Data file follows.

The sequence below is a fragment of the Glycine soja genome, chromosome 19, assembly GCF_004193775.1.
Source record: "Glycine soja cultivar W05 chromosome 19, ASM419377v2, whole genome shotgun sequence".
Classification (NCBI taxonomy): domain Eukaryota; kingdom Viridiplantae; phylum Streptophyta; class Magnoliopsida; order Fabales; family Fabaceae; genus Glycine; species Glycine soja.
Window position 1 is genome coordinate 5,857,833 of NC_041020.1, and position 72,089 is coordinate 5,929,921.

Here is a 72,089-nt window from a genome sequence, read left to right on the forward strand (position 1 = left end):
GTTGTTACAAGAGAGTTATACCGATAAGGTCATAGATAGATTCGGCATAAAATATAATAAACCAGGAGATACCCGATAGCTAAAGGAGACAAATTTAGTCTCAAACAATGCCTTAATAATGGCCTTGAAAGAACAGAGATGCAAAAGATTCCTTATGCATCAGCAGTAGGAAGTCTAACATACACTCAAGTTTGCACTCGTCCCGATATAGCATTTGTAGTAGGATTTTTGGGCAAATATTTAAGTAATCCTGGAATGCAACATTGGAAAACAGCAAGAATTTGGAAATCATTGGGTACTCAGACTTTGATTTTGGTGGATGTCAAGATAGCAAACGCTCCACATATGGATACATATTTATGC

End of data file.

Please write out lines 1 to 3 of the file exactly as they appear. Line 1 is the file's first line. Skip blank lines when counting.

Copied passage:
The sequence below is a fragment of the Glycine soja genome, chromosome 19, assembly GCF_004193775.1.
Source record: "Glycine soja cultivar W05 chromosome 19, ASM419377v2, whole genome shotgun sequence".
Classification (NCBI taxonomy): domain Eukaryota; kingdom Viridiplantae; phylum Streptophyta; class Magnoliopsida; order Fabales; family Fabaceae; genus Glycine; species Glycine soja.